Jan. 19th, 2016 08:46 pm
ursula: (sheep)
[personal profile] thistleingrey asked, "Have you been knitting at all?"

My knitting productivity definitely fell after I became a tenure-track professor, but yes, I have been knitting, even if I haven't been tracking most of it.

A few pictures )

Right now I'm working on a brilliant teal pair of stockings with patterning inspired by this sixteenth-century boys' pair. These gilt-and-green stockings in the Boston Museum of Fine Arts are part of the case for bright colors.
ursula: (sheep)
I made stockings with clocks for [personal profile] holyschist:

Stockings with clocks

I used a naturally dyed Malabrigo sock yarn. The dye was a little bit uneven, so the stockings have some natural striping. My needles were size 2 bamboo needles. I usually prefer metal needles for work this fine, and indeed I broke one needle while trying on the sock. However, this was travel knitting-- I started the stockings at a conference in Kentucky, made significant progress at a conference in Toronto, finished them in Providence and Seattle, and sewed in the ends in Minneapolis-- so I wanted to avoid pointy metal in my luggage. My gauge was about 19 stitches to 2 inches, and about 14 rows to the inch.

The stockings are designed to come just under the knee, and to be worn with garters. They're meant to fit a short woman. For general proportions and shaping, I followed the 1655 stocking pattern in Natura Exenterata, which is quoted in the appendix of Richard Rutt's History of Hand Knitting. My pattern wasn't an exact copy of the Natura Exenterata pattern, in part because I was making a stocking to fit a woman my size and using a different gauge, and in part because the directions in Natura Exenterata are genuinely obscure. I know [ profile] xrian is working on a closer interpretation of the pattern; I'm curious to hear how her interpretation differs from mine!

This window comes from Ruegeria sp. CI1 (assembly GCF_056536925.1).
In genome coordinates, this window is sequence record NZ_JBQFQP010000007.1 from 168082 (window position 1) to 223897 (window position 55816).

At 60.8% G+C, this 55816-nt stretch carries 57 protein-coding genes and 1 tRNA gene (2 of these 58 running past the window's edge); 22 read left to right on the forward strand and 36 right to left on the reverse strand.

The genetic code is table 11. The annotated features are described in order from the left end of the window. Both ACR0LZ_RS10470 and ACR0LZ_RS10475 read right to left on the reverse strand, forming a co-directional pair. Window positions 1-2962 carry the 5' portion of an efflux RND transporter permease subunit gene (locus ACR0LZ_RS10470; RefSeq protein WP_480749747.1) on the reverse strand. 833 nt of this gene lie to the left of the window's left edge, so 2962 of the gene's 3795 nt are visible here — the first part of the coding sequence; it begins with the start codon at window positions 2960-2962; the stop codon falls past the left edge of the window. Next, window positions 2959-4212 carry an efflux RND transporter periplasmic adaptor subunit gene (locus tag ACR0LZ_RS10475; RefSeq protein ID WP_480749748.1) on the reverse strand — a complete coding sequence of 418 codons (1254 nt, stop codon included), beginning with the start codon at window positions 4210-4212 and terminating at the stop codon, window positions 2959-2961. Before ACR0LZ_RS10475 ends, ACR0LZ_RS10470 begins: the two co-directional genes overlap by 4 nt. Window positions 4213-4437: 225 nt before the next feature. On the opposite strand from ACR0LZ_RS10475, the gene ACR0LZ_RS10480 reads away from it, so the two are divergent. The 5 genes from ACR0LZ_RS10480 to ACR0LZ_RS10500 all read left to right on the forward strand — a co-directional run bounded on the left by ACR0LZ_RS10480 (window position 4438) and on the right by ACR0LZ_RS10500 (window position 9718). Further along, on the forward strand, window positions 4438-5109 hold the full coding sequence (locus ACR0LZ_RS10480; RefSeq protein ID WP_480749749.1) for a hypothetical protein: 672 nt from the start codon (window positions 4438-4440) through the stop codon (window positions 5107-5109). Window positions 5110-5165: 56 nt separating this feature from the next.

knitting notes )
ursula: (bear)
I feel like knitting some stockings. Does anyone want to trade an SCA craft for late-period stockings? (Garb's always nice, but I'd consider other trades, too.)

Now is also a good time to remind me about a project, if we've discussed a trade in the past.
ursula: (Default)

Recycled rayon bag
Originally uploaded by ursulageorges
This is a bag made from recycled rayon saris and a bit of black linen. It was livejournal art for [ profile] betzle.


Nov. 25th, 2007 10:40 am
ursula: (sheep)
I have an account at Ravelry now, with the same username. Be my friend, if you're over there!

(I do think Ravelry would be most useful for someone making small tweaks to published patterns, or trying to publish knitting patterns herself-- the networking breaks down when all of one's projects were invented from a memorized form and a bit of arithmetic.)
ursula: (Default)

Romana scarf
Originally uploaded by ursulageorges
This scarf is for [ profile] rivendellrose, as part of the art meme. It is based on a scarf that Romana wears in a classic Dr. Who episode. (According to IMDB, Lalla Ward, who played this incarnation of Romana, has written knitting books and married Richard Dawkins of angry-biologist fame after they were the only two people to show up on time for one of Douglas Adams' parties.)
ursula: (Default)